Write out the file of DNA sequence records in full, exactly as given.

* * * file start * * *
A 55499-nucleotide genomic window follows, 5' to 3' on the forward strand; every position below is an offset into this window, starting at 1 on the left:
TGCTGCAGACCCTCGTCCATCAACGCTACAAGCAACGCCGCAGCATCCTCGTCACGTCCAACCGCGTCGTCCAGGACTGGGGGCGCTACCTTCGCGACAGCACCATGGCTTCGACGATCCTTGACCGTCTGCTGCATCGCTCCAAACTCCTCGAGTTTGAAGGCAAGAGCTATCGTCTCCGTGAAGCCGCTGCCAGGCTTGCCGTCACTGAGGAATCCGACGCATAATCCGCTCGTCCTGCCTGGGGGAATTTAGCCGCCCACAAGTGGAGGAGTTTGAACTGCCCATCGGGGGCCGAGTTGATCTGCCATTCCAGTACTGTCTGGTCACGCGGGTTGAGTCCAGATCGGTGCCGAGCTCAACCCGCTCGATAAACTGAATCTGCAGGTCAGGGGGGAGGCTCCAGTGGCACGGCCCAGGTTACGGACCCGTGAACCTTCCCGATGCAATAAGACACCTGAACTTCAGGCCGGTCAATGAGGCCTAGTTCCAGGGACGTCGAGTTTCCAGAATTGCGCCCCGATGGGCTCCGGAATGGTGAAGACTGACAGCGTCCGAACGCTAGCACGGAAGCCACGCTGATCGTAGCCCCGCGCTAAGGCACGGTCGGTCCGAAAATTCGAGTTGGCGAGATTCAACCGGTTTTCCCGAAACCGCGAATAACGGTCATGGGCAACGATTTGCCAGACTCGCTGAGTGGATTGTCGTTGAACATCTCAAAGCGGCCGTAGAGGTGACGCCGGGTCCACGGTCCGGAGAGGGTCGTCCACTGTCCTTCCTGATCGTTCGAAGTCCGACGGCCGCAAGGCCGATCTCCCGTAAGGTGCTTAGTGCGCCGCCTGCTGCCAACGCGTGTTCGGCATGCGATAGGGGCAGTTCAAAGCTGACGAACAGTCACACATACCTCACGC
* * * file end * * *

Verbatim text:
A 55499-nucleotide genomic window follows, 5' to 3' on the forward strand; every position below is an offset into this window, starting at 1 on the left:
TGCTGCAGACCCTCGTCCATCAACGCTACAAGCAACGCCGCAGCATCCTCGTCACGTCCAACCGCGTCGTCCAGGACTGGGGGCGCTACCTTCGCGACAGCACCATGGCTTCGACGATCCTTGACCGTCTGCTGCATCGCTCCAAACTCCTCGAGTTTGAAGGCAAGAGCTATCGTCTCCGTGAAGCCGCTGCCAGGCTTGCCGTCACTGAGGAATCCGACGCATAATCCGCTCGTCCTGCCTGGGGGAATTTAGCCGCCCACAAGTGGAGGAGTTTGAACTGCCCATCGGGGGCCGAGTTGATCTGCCATTCCAGTACTGTCTGGTCACGCGGGTTGAGTCCAGATCGGTGCCGAGCTCAACCCGCTCGATAAACTGAATCTGCAGGTCAGGGGGGAGGCTCCAGTGGCACGGCCCAGGTTACGGACCCGTGAACCTTCCCGATGCAATAAGACACCTGAACTTCAGGCCGGTCAATGAGGCCTAGTTCCAGGGACGTCGAGTTTCCAGAATTGCGCCCCGATGGGCTCCGGAATGGTGAAGACTGACAGCGTCCGAACGCTAGCACGGAAGCCACGCTGATCGTAGCCCCGCGCTAAGGCACGGTCGGTCCGAAAATTCGAGTTGGCGAGATTCAACCGGTTTTCCCGAAACCGCGAATAACGGTCATGGGCAACGATTTGCCAGACTCGCTGAGTGGATTGTCGTTGAACATCTCAAAGCGGCCGTAGAGGTGACGCCGGGTCCACGGTCCGGAGAGGGTCGTCCACTGTCCTTCCTGATCGTTCGAAGTCCGACGGCCGCAAGGCCGATCTCCCGTAAGGTGCTTAGTGCGCCGCCTGCTGCCAACGCGTGTTCGGCATGCGATAGGGGCAGTTCAAAGCTGACGAACAGTCACACATACCTCACGC